This Wedding Dress Was in the Dead Sea for 2 Years
Israeli artist Sigalit Landau loves to play with salt in her artwork. The best place to get natural salt on the eastern side of the world? Nowhere but the Dead Sea, of course. Filled with approximately 37 billion tonnes of salt, the Dead Sea is something that has always inspired Landau, ever since she could see the gorgeous body of water from her childhood home. Now, she’s using the iconic sea to create her most amazing piece of artwork yet: a wedding dress.
Although Landau wasn’t making the dress herself, she was letting the Dead Sea transform the garment into something extraordinary all on its own. The plan was to submerge a wedding dress into the salty sea for two years, to see what would naturally happen to the gown. The project was called Salt Bride.
The wedding dress was a recreation of a gown that was worn by a local actress from the 1920’s, whose name is unknown.
It seems like a random thing to do, but considering her eerie inspiration, the choice of dress has a chilling meaning. Salt Bride was inspired by a 1916 play called The Dybbuk. The play tells the story of a young Hasidic woman who is engaged to be married into a well-to-do family but becomes possessed by the spirit of her dead lover.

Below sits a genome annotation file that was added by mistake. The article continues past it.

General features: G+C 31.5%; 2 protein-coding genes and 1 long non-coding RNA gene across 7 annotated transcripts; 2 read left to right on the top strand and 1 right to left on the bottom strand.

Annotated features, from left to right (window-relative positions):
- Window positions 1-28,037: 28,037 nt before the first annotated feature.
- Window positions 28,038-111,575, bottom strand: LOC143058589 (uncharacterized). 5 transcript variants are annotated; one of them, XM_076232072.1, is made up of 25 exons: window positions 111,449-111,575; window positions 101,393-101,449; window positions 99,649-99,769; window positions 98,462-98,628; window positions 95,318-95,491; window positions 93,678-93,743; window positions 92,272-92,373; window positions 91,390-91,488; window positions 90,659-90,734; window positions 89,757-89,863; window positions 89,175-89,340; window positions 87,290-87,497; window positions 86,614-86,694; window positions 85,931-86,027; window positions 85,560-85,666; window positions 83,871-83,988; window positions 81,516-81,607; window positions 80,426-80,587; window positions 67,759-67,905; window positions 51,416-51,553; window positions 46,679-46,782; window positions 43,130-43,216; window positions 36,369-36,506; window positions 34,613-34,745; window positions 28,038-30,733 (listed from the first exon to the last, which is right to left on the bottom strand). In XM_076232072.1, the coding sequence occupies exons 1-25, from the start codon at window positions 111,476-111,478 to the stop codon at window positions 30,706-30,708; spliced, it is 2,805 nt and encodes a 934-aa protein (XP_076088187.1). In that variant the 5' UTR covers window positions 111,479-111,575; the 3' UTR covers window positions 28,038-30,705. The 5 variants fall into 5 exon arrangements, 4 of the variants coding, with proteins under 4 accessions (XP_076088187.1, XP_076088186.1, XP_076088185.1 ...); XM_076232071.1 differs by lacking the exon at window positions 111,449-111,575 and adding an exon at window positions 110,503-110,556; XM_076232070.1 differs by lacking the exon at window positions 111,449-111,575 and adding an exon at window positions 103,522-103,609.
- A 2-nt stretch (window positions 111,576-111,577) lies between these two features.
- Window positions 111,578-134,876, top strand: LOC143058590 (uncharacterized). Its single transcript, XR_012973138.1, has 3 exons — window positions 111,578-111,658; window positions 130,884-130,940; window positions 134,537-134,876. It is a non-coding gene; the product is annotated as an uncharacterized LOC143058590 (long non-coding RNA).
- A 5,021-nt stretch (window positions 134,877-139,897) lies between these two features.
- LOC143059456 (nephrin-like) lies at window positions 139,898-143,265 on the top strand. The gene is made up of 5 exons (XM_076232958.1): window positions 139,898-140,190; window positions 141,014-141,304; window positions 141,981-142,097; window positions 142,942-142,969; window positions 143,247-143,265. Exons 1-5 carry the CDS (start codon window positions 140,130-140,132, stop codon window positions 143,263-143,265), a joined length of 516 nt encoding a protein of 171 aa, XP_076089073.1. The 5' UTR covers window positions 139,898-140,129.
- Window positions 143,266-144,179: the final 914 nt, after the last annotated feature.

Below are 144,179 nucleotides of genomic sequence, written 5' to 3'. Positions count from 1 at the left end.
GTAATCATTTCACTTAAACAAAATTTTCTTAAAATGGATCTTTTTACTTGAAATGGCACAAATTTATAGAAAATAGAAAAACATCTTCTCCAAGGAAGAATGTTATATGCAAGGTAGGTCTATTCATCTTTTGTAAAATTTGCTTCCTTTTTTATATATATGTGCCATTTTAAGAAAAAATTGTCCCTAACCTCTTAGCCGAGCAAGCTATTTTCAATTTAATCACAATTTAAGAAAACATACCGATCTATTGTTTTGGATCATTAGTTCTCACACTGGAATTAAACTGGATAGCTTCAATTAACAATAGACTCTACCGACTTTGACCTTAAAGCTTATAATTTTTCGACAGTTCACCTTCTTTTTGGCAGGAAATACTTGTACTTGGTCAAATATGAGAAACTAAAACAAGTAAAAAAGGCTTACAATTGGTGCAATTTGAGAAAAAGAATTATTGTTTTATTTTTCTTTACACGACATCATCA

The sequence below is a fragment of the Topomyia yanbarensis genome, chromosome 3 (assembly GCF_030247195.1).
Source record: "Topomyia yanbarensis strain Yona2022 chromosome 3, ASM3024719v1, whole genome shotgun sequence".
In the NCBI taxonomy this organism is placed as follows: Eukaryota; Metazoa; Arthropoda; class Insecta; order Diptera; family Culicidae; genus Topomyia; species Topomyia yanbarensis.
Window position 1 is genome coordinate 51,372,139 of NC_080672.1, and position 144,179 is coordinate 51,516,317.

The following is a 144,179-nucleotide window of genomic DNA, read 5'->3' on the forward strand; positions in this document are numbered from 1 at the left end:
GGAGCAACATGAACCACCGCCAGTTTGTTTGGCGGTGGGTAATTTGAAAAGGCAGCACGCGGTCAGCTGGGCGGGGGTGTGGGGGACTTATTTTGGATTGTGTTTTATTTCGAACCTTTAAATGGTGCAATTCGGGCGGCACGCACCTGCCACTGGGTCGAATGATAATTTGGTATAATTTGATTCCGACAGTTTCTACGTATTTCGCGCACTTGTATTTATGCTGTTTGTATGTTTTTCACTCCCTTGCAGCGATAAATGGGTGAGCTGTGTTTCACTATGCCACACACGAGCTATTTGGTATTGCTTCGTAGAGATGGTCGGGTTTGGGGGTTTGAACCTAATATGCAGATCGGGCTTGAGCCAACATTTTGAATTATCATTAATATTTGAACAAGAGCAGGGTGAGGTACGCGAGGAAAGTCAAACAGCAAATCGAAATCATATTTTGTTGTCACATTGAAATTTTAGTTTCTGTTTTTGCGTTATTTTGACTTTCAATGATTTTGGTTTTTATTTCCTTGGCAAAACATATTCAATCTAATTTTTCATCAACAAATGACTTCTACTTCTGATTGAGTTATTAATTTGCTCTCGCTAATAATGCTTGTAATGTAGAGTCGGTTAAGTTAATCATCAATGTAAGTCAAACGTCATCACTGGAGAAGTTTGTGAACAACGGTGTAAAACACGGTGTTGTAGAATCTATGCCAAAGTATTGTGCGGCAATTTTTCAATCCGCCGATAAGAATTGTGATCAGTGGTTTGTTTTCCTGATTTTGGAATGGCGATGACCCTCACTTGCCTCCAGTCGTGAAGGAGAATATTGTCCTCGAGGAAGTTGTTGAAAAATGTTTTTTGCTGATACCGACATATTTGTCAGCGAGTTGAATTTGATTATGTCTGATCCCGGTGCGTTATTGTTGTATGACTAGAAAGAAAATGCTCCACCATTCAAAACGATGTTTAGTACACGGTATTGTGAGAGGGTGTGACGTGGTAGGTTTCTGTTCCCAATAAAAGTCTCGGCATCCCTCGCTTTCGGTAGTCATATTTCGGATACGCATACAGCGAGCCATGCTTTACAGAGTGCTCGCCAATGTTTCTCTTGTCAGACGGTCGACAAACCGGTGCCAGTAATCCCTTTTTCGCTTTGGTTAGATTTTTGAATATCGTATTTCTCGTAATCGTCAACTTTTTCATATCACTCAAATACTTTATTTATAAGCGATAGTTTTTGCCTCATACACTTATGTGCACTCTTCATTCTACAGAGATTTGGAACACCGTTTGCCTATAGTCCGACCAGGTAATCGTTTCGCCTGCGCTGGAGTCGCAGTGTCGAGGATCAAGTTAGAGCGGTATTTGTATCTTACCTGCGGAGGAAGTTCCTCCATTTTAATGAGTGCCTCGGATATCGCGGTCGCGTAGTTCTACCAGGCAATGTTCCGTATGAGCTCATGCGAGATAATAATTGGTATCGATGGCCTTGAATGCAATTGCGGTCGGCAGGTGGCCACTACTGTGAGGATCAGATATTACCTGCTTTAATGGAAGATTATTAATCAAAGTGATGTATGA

Moved by the play, Landau modeled the salting project after the plot of the play. A look alike of the wedding dress worn by the bride in a ’20s production of The Dybbuk was submerged in the Dead Sea, adding that much more compelling symbolism to the piece.
Even Landau’s own relationship with the Dead Sea was perfectly captured in her unique piece.
“Over the years, I learned more and more about this low and strange place,” she said in a statement. “Still the magic is there waiting for us: new experiments, ideas and understandings. It is like meeting with a different time system, a different logic, another planet.”
The soaking of the dress didn’t disappoint. After two years of salt collecting on the fabric, it was a completely transformed dress that was pulled from the water – and just barely, too. The excess of salt made the dress extremely heavy, so much so that the dress proved quite a struggle to get out of its watery new home.
“It looks like snow, like sugar, like death’s embrace; solid tears, like a white surrender to fire and water combined,” Sigalet described.
The haunting dress and Laundau’s photographs of the progress have become part of the Salt Bride exhibition, on display at London’s Marlborough Contemporary.
What do you think of this unique piece of art? Share your thoughts on the Salt Bride in the comments section below.